• Function Arguments: The arguments to some functions are included in the trace. These are either pointer addresses or primitives that are read and logged independently of their types in a high level language. To the tracer, they are all simply numbers. Function Records that have attached arguments will indicate their presence on the function entry record. We only support logging contiguous function argument sequences starting with argument zero, which will be the “this” pointer for member function invocations. For example, we don’t support logging the first and third argument.

A reader of the memory format must maintain a state machine. The format makes no attempt to pad for alignment, and it is not seekable.

Function Records

Function Records have an 8 byte layout. This layout encodes information to reconstruct a call stack of instrumented function and their durations.

Field Size (bits) Description
discriminant 1 Indicates whether a reader should read a Function or Metadata record. Set to 0 for Function records.
action 3 Specifies whether the function is being entered, exited, or is a non-standard entry or exit produced by optimizations.
function_id 28 A numeric ID for the function. Resolved to a name via the xray instrumentation map. The instrumentation map is built by xray at compile time into an object file and pairs the function ids to addresses. It is used for patching and as a lookup into the binary’s symbols to obtain names.
tsc_delta 32 The number of ticks of the timestamp counter since a previous record recorded a delta or other TSC resetting event.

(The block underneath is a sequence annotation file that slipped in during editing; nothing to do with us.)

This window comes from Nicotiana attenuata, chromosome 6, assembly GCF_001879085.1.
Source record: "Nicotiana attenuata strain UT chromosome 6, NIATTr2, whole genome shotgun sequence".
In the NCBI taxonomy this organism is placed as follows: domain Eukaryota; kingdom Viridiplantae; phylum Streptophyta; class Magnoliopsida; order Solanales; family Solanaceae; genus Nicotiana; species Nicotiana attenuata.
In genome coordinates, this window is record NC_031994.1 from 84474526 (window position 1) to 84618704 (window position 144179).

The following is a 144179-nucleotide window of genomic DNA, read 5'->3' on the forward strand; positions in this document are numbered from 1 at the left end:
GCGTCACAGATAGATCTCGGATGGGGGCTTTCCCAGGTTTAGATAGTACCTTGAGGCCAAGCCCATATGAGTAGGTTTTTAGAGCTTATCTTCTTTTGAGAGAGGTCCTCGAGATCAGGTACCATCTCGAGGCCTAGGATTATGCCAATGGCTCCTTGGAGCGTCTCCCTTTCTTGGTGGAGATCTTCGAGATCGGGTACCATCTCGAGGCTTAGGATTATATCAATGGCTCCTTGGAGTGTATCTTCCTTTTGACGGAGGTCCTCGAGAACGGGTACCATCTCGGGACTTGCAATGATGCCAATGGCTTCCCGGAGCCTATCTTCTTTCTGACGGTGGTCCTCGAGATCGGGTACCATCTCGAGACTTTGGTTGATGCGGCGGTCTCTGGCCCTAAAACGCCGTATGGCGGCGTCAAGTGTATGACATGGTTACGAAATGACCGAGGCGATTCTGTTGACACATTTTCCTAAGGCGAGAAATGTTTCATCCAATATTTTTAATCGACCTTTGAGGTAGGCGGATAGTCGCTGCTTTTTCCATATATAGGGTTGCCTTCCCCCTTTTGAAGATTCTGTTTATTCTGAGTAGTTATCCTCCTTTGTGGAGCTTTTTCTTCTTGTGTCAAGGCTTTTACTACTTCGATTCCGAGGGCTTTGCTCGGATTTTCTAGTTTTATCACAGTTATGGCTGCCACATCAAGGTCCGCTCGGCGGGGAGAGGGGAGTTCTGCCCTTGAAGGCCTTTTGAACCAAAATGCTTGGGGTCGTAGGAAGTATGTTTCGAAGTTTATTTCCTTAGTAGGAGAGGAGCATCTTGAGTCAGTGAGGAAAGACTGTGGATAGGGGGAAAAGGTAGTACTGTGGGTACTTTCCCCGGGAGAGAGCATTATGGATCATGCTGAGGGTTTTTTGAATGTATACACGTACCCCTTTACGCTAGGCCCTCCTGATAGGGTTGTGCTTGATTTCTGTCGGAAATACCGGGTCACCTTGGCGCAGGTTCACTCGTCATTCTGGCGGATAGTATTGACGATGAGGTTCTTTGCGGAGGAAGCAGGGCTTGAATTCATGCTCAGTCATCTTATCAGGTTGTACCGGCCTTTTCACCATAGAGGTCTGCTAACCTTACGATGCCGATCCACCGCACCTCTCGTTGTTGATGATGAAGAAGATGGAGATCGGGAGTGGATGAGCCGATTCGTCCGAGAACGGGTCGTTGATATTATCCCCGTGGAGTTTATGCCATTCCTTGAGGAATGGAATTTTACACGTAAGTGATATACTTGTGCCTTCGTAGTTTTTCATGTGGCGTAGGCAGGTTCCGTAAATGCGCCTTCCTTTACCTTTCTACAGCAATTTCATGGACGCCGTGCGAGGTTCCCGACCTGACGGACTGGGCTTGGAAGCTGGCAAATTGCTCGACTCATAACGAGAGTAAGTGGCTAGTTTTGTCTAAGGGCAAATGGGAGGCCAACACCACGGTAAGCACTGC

On little-endian machines, the bitfields are ordered from least significant bit bit to most significant bit. A reader can read an 8 bit value and apply the mask 0x01 for the discriminant. Similarly, they can read 32 bits and unsigned shift right by 0x04 to obtain the function_id field.

On big-endian machine, the bitfields are written in order from most significant bit to least significant bit. A reader would read an 8 bit value and unsigned shift right by 7 bits for the discriminant. The function_id field could be obtained by reading a 32 bit value and applying the mask 0x0FFFFFFF.

Function action types are as follows.

Type Number Description
Entry 0 Typical function entry.
Exit 1 Typical function exit.
Tail_Exit 2 An exit from a function due to tail call optimization.
Entry_Args 3 A function entry that records arguments.

Entry_Args records do not contain the arguments themselves. Instead, metadata records for each of the logged args follow the function record in the stream.

Metadata Records